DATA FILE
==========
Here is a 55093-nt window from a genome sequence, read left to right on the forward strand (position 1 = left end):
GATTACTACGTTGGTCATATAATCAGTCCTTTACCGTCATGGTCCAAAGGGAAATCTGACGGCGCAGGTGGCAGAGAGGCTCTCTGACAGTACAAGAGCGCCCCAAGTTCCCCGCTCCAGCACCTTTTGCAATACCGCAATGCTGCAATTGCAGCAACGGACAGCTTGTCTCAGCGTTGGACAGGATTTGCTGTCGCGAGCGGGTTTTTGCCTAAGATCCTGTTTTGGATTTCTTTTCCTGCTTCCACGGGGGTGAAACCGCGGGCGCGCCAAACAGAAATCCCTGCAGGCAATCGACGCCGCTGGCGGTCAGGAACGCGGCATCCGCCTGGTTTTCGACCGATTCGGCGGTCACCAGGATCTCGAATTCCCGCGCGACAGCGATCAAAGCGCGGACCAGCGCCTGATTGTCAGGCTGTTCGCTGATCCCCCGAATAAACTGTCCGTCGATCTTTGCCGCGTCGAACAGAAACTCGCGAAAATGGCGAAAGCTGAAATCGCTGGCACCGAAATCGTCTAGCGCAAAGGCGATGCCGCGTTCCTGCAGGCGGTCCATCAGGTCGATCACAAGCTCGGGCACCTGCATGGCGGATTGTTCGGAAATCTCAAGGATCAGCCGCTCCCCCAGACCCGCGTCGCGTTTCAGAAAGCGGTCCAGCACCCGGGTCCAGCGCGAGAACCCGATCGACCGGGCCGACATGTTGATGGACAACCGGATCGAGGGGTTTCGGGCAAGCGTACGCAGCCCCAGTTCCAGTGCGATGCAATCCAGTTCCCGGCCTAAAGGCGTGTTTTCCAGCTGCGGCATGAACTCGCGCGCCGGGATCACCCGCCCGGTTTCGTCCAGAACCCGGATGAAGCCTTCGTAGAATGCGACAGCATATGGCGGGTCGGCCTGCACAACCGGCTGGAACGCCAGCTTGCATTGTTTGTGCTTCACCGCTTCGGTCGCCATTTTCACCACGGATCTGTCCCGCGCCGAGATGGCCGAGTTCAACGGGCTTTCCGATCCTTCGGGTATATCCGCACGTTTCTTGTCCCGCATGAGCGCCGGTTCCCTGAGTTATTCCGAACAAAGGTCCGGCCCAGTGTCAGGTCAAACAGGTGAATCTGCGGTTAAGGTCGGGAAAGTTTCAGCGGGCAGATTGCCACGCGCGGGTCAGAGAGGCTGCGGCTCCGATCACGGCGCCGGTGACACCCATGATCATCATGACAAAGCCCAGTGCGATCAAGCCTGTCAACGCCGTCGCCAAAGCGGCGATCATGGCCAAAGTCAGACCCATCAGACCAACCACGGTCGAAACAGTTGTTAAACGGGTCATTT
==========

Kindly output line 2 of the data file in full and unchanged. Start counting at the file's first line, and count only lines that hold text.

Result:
GATTACTACGTTGGTCATATAATCAGTCCTTTACCGTCATGGTCCAAAGGGAAATCTGACGGCGCAGGTGGCAGAGAGGCTCTCTGACAGTACAAGAGCGCCCCAAGTTCCCCGCTCCAGCACCTTTTGCAATACCGCAATGCTGCAATTGCAGCAACGGACAGCTTGTCTCAGCGTTGGACAGGATTTGCTGTCGCGAGCGGGTTTTTGCCTAAGATCCTGTTTTGGATTTCTTTTCCTGCTTCCACGGGGGTGAAACCGCGGGCGCGCCAAACAGAAATCCCTGCAGGCAATCGACGCCGCTGGCGGTCAGGAACGCGGCATCCGCCTGGTTTTCGACCGATTCGGCGGTCACCAGGATCTCGAATTCCCGCGCGACAGCGATCAAAGCGCGGACCAGCGCCTGATTGTCAGGCTGTTCGCTGATCCCCCGAATAAACTGTCCGTCGATCTTTGCCGCGTCGAACAGAAACTCGCGAAAATGGCGAAAGCTGAAATCGCTGGCACCGAAATCGTCTAGCGCAAAGGCGATGCCGCGTTCCTGCAGGCGGTCCATCAGGTCGATCACAAGCTCGGGCACCTGCATGGCGGATTGTTCGGAAATCTCAAGGATCAGCCGCTCCCCCAGACCCGCGTCGCGTTTCAGAAAGCGGTCCAGCACCCGGGTCCAGCGCGAGAACCCGATCGACCGGGCCGACATGTTGATGGACAACCGGATCGAGGGGTTTCGGGCAAGCGTACGCAGCCCCAGTTCCAGTGCGATGCAATCCAGTTCCCGGCCTAAAGGCGTGTTTTCCAGCTGCGGCATGAACTCGCGCGCCGGGATCACCCGCCCGGTTTCGTCCAGAACCCGGATGAAGCCTTCGTAGAATGCGACAGCATATGGCGGGTCGGCCTGCACAACCGGCTGGAACGCCAGCTTGCATTGTTTGTGCTTCACCGCTTCGGTCGCCATTTTCACCACGGATCTGTCCCGCGCCGAGATGGCCGAGTTCAACGGGCTTTCCGATCCTTCGGGTATATCCGCACGTTTCTTGTCCCGCATGAGCGCCGGTTCCCTGAGTTATTCCGAACAAAGGTCCGGCCCAGTGTCAGGTCAAACAGGTGAATCTGCGGTTAAGGTCGGGAAAGTTTCAGCGGGCAGATTGCCACGCGCGGGTCAGAGAGGCTGCGGCTCCGATCACGGCGCCGGTGACACCCATGATCATCATGACAAAGCCCAGTGCGATCAAGCCTGTCAACGCCGTCGCCAAAGCGGCGATCATGGCCAAAGTCAGACCCATCAGACCAACCACGGTCGAAACAGTTGTTAAACGGGTCATTT